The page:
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Almost Invisible

3.3 out of 5 stars 9 customer reviews

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(Apr 19, 2011)
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$13.99 & FREE Shipping on orders over $49. Details Only 1 left in stock (more on the way). Ships from and sold by Amazon.com. Gift-wrap available.

Editorial Reviews

To ease the weight of their college workload, unsuspecting teenagers seize the opportunity to turn their end-of-the-summer party into a house wrecking foray. The popular clique accepts an invite from the high school freak as an excuse to have the party of their lives and trash her house. What happens instead they will never forget. The freak turns them on to a world they never knew existed. In a tale about breaking free from the past, the kids are throttled into a strange and mysterious realm filled with murder and suicide. Beware unseen forces that exist in our lives, beware the Invisible.

Special Features

None.

Product Details

  • Actors: Various
  • Directors: David Allingham
  • Format: Multiple Formats, Color, Dolby, NTSC
  • Language: English
  • Region: All Regions
  • Number of discs: 1
  • Rated:
    NR
    Not Rated
  • Studio: Chemical Burn Entertainment
  • DVD Release Date: April 19, 2011
  • Run Time: 80 minutes
  • Average Customer Review: 3.3 out of 5 stars  See all reviews (9 customer reviews)
  • ASIN: B004J4RR0E
  • Amazon Best Sellers Rank: #218,984 in Movies & TV (See Top 100 in Movies & TV)

Customer Reviews

Top Customer Reviews

Format: DVD
A couple of nifty aspects to this film sets it above the standard teens-get-slaughtered horror fare: the abundance of female nudity (and bikini-wear) and the special effects. And in fact, the film opts more for surrealism than gore, which is a nice change. The story has a bunch of young people gathering at a house for an end-of-summer bash. One by one they fall victim to bizarre hallucinations, then actual violence. Is the house haunted or is the weird goth hostess messing with their (admittedly puny) minds using her super goth-powers in revenge for their juvenile cruelty? I'm not telling, but the answer's a solid double, if not a home-run. Along the way, some very seriously scary and creepy stuff happens. Favorite line: "Sex is everything." Second favorite line: "This party's getting a little out of hand." Third favorite line: "Dude, there's some crazy s--- going on in here."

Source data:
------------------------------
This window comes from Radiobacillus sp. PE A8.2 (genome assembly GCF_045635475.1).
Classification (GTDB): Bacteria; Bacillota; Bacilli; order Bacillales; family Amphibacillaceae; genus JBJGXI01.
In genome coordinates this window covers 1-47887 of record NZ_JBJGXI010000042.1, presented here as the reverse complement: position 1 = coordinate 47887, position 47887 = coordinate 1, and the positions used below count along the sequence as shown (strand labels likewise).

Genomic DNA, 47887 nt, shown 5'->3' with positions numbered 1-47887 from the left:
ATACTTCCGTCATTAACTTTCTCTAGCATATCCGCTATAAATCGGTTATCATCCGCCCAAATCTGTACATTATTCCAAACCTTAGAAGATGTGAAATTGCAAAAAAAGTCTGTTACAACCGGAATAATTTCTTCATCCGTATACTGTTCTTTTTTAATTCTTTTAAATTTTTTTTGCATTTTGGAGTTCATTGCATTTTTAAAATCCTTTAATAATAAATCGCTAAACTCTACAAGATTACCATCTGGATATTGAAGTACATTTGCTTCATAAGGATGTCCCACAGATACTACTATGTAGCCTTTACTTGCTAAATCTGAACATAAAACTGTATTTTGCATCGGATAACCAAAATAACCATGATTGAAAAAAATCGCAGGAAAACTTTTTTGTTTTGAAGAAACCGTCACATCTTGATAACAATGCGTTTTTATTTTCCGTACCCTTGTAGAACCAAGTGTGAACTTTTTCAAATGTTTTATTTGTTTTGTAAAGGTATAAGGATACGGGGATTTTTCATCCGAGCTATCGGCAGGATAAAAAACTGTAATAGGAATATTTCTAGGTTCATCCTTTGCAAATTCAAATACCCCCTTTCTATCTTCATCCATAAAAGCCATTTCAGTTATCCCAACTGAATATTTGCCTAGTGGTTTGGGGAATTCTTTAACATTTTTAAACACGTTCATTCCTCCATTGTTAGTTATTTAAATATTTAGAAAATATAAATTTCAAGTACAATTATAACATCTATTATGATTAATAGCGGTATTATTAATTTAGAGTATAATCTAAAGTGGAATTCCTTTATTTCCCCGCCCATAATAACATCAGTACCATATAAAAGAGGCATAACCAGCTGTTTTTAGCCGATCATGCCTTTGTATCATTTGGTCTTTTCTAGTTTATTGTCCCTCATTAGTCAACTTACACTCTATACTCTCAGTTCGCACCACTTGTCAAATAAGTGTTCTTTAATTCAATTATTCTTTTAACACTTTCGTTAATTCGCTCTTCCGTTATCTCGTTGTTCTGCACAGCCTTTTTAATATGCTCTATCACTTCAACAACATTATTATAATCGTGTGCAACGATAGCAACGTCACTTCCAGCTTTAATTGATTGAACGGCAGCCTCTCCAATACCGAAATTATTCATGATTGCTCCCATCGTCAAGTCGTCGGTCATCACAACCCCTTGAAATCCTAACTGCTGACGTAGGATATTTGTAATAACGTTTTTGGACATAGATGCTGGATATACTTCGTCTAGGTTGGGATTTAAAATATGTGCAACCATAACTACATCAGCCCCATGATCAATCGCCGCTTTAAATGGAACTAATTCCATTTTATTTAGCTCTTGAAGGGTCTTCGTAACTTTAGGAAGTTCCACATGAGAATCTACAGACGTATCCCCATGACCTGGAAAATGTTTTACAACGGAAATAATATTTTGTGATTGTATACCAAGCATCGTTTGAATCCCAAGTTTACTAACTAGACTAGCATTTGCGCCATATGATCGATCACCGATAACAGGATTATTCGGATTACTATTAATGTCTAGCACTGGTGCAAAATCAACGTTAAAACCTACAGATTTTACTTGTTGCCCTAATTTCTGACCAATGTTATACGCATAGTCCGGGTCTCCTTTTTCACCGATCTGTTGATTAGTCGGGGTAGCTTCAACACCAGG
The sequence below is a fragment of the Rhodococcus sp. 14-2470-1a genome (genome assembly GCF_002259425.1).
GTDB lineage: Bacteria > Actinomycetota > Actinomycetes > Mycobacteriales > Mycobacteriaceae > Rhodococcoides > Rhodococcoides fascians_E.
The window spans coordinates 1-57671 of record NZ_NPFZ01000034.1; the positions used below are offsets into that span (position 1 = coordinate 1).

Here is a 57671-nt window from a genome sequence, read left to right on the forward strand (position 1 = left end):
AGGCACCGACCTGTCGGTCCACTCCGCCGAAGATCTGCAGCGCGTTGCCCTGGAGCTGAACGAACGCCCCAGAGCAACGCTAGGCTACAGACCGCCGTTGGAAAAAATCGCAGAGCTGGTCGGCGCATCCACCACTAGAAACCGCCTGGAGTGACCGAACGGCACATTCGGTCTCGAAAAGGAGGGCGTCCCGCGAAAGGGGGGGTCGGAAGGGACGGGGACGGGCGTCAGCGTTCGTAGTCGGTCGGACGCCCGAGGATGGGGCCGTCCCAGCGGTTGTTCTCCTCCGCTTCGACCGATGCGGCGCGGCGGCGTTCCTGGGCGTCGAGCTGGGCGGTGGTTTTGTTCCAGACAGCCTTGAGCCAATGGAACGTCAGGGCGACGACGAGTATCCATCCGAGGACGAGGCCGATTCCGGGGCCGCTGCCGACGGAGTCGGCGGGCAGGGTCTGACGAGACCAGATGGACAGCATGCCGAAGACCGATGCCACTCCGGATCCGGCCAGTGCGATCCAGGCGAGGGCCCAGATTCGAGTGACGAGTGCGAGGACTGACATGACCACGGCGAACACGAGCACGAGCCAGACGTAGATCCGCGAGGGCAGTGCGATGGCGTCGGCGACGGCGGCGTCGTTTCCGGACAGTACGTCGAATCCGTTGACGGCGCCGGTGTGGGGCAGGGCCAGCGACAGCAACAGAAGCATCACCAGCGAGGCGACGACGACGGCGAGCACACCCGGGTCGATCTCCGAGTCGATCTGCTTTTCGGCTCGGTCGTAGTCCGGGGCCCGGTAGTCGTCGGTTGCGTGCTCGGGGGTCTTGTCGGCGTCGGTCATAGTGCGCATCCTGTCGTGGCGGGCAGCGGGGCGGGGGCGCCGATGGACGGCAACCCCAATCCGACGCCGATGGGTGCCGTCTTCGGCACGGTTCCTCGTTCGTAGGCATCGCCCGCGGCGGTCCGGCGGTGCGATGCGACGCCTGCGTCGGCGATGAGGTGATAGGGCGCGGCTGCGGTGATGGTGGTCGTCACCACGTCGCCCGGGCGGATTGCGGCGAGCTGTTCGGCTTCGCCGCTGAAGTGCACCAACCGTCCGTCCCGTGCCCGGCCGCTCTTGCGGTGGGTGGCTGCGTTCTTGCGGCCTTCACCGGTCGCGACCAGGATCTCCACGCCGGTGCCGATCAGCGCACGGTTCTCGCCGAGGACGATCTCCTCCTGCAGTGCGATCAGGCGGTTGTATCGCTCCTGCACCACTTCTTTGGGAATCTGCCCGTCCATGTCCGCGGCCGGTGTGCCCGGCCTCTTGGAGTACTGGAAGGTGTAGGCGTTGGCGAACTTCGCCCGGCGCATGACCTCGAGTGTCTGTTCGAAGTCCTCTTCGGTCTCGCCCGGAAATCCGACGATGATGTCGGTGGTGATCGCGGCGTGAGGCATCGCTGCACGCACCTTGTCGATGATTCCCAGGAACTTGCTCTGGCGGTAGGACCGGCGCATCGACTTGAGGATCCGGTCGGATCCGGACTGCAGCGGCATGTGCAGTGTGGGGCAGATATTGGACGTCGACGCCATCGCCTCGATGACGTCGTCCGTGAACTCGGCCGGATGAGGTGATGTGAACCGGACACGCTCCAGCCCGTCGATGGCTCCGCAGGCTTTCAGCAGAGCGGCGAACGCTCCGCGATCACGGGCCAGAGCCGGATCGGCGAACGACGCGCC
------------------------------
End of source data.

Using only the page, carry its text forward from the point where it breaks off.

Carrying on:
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Format: DVD
This movie reminded me a bit of Scream and Carrie...and a mixed bag of other teen-party-gone-enormously-wrong films. This low budget movie has everything in it, from the social outcast and popular kids, to naked girls and a creepy house holding them hostage. At the center of all the screaming and mayhem is the strained romance between two of the characters. I really would have liked to have seen more of this. Maybe there will be an Almost Invisible 2. Throughout the movie you wonder what the heck happens to some of these kids. Are they dead, alive, hiding, or what? It all makes sense in the end. There was enough gore and plot twists to keep me well entertained.
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Format: DVD